You might think that this is the absolute last day that dates are safe to eat. You would be wrong. But you wouldn’t be alone in coming to this wrong conclusion, because the system behind food label dates is a total mess.
There is no national standard for how these dates should be set or described. Instead, there is a patchwork system – hodgepodge state laws, best practices, and general guidelines.
“It’s the complete Wild West,” said Dana Gunders, executive director of ReFed, a nonprofit that works to end food waste. However, “many consumers actually believe they’re being told to throw away food, or that they’re breaking some sort of rule even when they don’t make that choice,” he said.
Andy Harig, vice president of sustainability, tax and trade at FMI, the food industry association, explained that sell-by dates for food manufacturers are actually more about brand protection than safety concerns.
The sell-by date, often referred to as the use-by date, is a company’s estimate of when a food product will taste its best, its best-before date. “You want people to eat and enjoy the crop when it’s at its peak, because that will increase their enjoyment, [and] encourage them to buy again,” he said.
The main result of this unclear labeling? Food waste. Many.
Making sense of dates
While many companies put dates on their products, infant formula is the only food in the United States that is required to have expiration dates, said Meredith Carothers, a food safety expert with the USDA’s Food Safety and Inspection Service.
But for many perishables, the rules are wildly different.
Even if consuming shelf-stable products after the “best by date” is probably fine, fresh meat and poultry may even be bad. before the date on the label. Because store refrigerators are colder than our home refrigerators, Carothers explained.
how did we get here
Manufacturers began to print product information in the early 20th century. Originally, the date was written in code: Retailers had to match each code to a date using a key, but the codes were incomprehensible to customers.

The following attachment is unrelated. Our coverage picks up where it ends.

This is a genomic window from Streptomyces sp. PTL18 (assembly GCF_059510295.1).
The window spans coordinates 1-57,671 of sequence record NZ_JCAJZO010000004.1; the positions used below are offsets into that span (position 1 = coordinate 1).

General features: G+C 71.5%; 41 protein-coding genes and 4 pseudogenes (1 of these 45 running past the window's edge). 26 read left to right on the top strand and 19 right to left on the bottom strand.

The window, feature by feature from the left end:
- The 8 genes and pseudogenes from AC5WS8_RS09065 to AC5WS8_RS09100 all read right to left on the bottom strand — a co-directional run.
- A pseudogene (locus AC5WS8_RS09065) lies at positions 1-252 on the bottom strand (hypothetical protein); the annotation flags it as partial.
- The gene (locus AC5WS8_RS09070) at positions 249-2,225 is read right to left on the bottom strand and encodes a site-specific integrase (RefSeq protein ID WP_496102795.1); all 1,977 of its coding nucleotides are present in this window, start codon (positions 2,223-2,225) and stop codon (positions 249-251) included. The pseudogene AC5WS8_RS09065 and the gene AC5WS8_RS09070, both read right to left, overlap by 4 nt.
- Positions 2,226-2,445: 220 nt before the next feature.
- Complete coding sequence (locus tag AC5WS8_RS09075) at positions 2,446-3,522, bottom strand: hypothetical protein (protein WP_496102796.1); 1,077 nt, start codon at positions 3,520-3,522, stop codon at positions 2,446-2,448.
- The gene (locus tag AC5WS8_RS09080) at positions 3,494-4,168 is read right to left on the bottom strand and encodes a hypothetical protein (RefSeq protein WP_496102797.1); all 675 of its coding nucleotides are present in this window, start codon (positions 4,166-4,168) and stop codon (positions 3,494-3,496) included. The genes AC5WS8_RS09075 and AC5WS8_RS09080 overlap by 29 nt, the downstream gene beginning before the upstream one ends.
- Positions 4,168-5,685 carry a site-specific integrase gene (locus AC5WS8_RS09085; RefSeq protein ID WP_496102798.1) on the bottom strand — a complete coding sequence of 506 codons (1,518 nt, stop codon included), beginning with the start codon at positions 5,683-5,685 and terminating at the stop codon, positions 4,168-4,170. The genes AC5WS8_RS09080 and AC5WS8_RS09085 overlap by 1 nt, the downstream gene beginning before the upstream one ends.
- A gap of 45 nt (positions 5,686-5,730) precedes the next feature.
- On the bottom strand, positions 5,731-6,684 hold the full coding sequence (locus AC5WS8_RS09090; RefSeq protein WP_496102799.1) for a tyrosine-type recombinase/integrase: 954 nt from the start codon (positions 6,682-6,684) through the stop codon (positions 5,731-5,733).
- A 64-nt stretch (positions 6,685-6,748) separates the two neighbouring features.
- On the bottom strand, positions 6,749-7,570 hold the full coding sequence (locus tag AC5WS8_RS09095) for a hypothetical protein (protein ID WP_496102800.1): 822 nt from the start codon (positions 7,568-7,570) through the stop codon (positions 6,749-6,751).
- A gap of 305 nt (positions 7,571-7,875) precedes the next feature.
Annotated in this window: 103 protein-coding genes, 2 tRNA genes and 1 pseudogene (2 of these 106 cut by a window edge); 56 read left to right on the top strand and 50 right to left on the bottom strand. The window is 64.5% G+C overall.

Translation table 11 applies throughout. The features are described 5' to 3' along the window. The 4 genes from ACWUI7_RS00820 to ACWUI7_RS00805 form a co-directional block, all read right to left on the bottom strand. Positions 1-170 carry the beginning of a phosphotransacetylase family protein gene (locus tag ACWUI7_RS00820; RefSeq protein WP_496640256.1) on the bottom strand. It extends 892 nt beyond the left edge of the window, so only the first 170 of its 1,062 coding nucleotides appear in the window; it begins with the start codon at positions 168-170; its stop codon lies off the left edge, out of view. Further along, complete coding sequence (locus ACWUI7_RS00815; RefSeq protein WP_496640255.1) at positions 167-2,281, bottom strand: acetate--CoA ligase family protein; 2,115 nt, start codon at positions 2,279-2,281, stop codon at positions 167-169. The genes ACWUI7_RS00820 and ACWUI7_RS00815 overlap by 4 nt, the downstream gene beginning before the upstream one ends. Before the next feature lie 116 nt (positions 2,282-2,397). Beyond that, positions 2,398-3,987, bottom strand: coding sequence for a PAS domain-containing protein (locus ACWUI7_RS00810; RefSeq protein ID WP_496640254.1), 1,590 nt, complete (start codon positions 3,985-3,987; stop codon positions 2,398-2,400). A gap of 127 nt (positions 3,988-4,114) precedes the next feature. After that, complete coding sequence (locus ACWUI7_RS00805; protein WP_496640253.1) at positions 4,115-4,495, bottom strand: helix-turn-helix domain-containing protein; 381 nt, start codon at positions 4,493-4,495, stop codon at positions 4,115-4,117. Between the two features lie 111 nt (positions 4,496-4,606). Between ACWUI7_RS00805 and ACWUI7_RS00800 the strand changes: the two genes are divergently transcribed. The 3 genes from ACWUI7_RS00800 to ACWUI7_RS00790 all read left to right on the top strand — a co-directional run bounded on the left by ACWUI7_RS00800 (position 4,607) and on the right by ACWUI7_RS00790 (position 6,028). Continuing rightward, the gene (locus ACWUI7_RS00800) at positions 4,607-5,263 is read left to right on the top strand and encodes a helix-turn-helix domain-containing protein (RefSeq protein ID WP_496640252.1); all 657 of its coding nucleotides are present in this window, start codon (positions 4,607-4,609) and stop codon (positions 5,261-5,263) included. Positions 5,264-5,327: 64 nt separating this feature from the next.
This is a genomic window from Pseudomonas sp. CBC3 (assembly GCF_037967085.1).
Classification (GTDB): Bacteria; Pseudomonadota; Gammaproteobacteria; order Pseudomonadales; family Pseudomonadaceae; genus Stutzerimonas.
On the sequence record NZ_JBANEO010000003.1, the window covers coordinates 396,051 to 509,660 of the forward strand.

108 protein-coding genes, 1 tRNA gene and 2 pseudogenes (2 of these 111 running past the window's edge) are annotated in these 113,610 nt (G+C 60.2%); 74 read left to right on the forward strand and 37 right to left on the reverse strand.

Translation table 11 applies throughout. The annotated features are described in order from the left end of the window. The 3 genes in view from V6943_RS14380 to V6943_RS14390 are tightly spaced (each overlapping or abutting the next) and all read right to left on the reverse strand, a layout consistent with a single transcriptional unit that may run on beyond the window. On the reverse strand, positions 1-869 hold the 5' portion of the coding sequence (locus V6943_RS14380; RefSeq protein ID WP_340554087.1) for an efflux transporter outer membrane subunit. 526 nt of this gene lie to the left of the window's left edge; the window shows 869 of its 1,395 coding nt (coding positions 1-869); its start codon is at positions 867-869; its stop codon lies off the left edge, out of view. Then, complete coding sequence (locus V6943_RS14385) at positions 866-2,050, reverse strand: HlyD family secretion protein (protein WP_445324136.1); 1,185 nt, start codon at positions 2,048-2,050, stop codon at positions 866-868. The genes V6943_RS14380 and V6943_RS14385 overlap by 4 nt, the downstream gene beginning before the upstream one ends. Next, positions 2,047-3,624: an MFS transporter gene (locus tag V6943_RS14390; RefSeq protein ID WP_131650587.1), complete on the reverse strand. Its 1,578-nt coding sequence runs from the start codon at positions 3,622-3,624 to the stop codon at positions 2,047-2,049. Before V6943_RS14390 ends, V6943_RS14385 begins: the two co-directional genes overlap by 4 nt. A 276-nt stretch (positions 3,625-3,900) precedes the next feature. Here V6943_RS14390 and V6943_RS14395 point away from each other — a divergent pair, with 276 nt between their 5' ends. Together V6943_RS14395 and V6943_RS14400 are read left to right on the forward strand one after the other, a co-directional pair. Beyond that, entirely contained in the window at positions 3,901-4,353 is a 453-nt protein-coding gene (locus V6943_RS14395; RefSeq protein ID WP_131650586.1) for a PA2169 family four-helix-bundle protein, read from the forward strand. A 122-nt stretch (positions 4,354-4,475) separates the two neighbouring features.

At first, this “open dating” tactic worked.
But by the end of the decade, those who studied the system were less convinced of its merits.
“There is little evidence to support or refute the contention that there is a direct relationship between open shelf life and the actual freshness of food,” the study said.
“There’s no way to precisely define dates for different products, no consensus on what kind of date or dates … should be used for which product, or even what products should be dated at all, and no real guidelines on how to date. “, the authors of the report wrote.
Where do we go next: the sniff test
To prevent food waste, some advocates encourage people to trust their senses when determining whether certain foods are safe to eat.
Morrisons offered consumers these rules: if it smells curdled or sour, ditch it. If it looks and smells good, you can use it after the date.
“When we get past the point where we want to eat, our defenses work very well,” ReFed’s Gunders said. “If the food doesn’t look good, if it doesn’t smell good, if it doesn’t taste good, if it’s slimy… then we definitely shouldn’t eat that food.”
Another way to avoid confusion, experts say, is to adjust the language used to describe these dates.
“Best” vs. “Using”
Here’s the logic: Companies that decide to put a date on labels must then make it clear to consumers whether the product is potentially dangerous. dates or if it’s just a little sweet. If it’s a security issue, they should use “using”. When it comes to food quality, “best if used” is the way to go.
Gunders and agencies such as the FDA and USDA point to this label alignment as a good solution. Many companies have already made the switch.
Del Monte, which sells canned fruits and vegetables among other products, uses “best when used.” In an email, the company explained that the dates “are a guide.” which dole It also uses a “best if used” label on its bagged salads.
Even if the bill becomes law and all companies make the same changes, there will still be a missing piece of the puzzle: communicating the change and what it means to consumers.
After all, consumers picking up a product today wouldn’t necessarily know the difference between “use” and “best when used” or anything like “enjoy” or “sell.” ”
Making the dates clearer to the public requires a “consistent and engaged effort to help consumers think about it,” FMI’s Harig said. “I think it takes some work to figure it out.”
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